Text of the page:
By Meara Cline

I graduated from Friends School of Minnesota in 2012 and went onto DeLaSalle High School. I am now a sophomore at the University of Minnesota. I jumped from a school of 160 students, to one with 800 students and now I’m at one with 40,000. These were all very different spaces with diverse missions and unique students. I am convinced that my ability to navigate these unique places and form strong communities in each of them, is grounded in the education I received while at Friends School of Minnesota.

It’s fun to explain Friends School of Minnesota to new people. Often they ask, “Did you take friendship class?” To which the answer is “No.” Then they’ll always ask if I had a lot of friends at the “Friends School” and to this day my answer is, “Yes, I absolutely did.”

Being with the same small group of people for nine years of my life is something so unique and valuable it’s hard to put into words. When the class lists came out every August, the question was not if you had friends in your class, but which friends you had in class. I didn’t just know the names of my classmates, I knew their parents names and what pets they had.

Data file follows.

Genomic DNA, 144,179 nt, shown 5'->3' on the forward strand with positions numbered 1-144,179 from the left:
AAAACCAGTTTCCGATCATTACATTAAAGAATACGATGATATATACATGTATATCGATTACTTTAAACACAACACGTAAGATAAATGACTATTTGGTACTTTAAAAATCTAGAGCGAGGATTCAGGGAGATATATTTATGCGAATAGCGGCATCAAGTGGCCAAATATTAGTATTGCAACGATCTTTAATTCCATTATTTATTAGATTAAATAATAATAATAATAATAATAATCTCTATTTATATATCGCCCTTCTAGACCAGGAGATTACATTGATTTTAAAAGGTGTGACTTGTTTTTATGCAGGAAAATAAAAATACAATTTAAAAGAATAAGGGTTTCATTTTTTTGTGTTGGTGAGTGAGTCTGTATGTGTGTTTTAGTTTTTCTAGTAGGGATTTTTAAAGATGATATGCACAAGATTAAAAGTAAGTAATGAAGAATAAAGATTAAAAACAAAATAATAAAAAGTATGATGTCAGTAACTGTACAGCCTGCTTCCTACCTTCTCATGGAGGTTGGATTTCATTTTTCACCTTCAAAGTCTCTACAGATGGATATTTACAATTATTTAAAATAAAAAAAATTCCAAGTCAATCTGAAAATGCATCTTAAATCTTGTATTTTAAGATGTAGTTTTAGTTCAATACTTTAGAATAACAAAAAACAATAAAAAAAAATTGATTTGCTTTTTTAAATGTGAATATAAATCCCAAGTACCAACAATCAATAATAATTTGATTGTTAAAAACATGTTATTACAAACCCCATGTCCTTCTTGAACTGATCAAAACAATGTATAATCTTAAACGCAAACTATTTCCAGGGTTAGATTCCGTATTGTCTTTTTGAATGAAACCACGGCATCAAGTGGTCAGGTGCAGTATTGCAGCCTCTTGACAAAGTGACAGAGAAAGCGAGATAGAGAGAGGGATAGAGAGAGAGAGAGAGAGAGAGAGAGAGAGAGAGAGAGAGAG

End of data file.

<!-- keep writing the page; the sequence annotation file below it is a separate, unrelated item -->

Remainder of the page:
In my 2012 graduation speech I tried to reflect on my time at FSMN. I felt such angst as I spoke to the FSMN community. It was hard to leave a space where I felt so at home and so valued. But, honestly, explaining what FSMN means to me, still overwhelms me today. It was only after leaving that I was able to appreciate the unique experience I had at this school. I soon realized that graduation was not a goodbye. You can’t really leave the FSMN community, and for that I am grateful.

I found it was not just the memories I made before graduation, but the way all of my experiences there shaped my life after leaving. I still see friends from my grade. I still fall back on the morals that I developed at FSMN in difficult times. I still find myself looking at hard issues from multiple angles, trying to understand the very complicated world we all live in.

Part of the FSMN Mission is to prepare children to embrace life, learning, and community with hope, skill, understanding and creativity. Hope is the trickiest topic. How can you teach hope? I think hope is less of a mindset, and connects more to grit. After failing you try again. In tough times you look forward and not backwards.

After the last presidential election, I had a hard time feeling hopeful. Luckily, I had a group of friends who felt the same way. They were worried about the same things I was, and they were equally confused about how to go on in a world that felt so different than the one we grew up in. These people were all from my grade at FSMN. It was the conversations I had with them, the actions they were taking, the productive ideas and unique insights they had, that helped me feel hopeful. They taught hope by exemplifying it.

For me, developing hope cannot be separated from building community, because in my hardest times it has been in the community around me, that I have looked to for hope and strength.